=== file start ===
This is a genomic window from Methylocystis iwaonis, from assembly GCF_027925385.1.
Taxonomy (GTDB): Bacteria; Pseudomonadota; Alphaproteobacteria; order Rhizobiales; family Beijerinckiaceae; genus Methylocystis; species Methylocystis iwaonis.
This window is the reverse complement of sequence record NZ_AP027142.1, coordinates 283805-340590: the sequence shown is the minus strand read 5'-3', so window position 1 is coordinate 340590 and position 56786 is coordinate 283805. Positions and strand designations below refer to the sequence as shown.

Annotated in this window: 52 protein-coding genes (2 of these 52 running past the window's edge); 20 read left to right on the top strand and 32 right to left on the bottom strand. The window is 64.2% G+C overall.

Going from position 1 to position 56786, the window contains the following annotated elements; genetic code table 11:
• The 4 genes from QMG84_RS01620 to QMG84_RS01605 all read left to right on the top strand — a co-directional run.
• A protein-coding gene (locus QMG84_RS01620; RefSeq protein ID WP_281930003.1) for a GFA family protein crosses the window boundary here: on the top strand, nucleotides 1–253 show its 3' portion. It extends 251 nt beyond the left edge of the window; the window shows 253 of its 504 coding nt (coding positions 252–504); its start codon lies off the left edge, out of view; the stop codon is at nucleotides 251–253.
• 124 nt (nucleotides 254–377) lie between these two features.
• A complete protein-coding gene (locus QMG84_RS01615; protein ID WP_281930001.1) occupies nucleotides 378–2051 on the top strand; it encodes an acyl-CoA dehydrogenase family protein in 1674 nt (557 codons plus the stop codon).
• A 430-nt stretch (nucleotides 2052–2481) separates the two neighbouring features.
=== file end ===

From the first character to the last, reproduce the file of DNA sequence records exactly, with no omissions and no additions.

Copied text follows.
This is a genomic window from Methylocystis iwaonis, from assembly GCF_027925385.1.
Taxonomy (GTDB): Bacteria; Pseudomonadota; Alphaproteobacteria; order Rhizobiales; family Beijerinckiaceae; genus Methylocystis; species Methylocystis iwaonis.
This window is the reverse complement of sequence record NZ_AP027142.1, coordinates 283805-340590: the sequence shown is the minus strand read 5'-3', so window position 1 is coordinate 340590 and position 56786 is coordinate 283805. Positions and strand designations below refer to the sequence as shown.

Annotated in this window: 52 protein-coding genes (2 of these 52 running past the window's edge); 20 read left to right on the top strand and 32 right to left on the bottom strand. The window is 64.2% G+C overall.

Going from position 1 to position 56786, the window contains the following annotated elements; genetic code table 11:
• The 4 genes from QMG84_RS01620 to QMG84_RS01605 all read left to right on the top strand — a co-directional run.
• A protein-coding gene (locus QMG84_RS01620; RefSeq protein ID WP_281930003.1) for a GFA family protein crosses the window boundary here: on the top strand, nucleotides 1–253 show its 3' portion. It extends 251 nt beyond the left edge of the window; the window shows 253 of its 504 coding nt (coding positions 252–504); its start codon lies off the left edge, out of view; the stop codon is at nucleotides 251–253.
• 124 nt (nucleotides 254–377) lie between these two features.
• A complete protein-coding gene (locus QMG84_RS01615; protein ID WP_281930001.1) occupies nucleotides 378–2051 on the top strand; it encodes an acyl-CoA dehydrogenase family protein in 1674 nt (557 codons plus the stop codon).
• A 430-nt stretch (nucleotides 2052–2481) separates the two neighbouring features.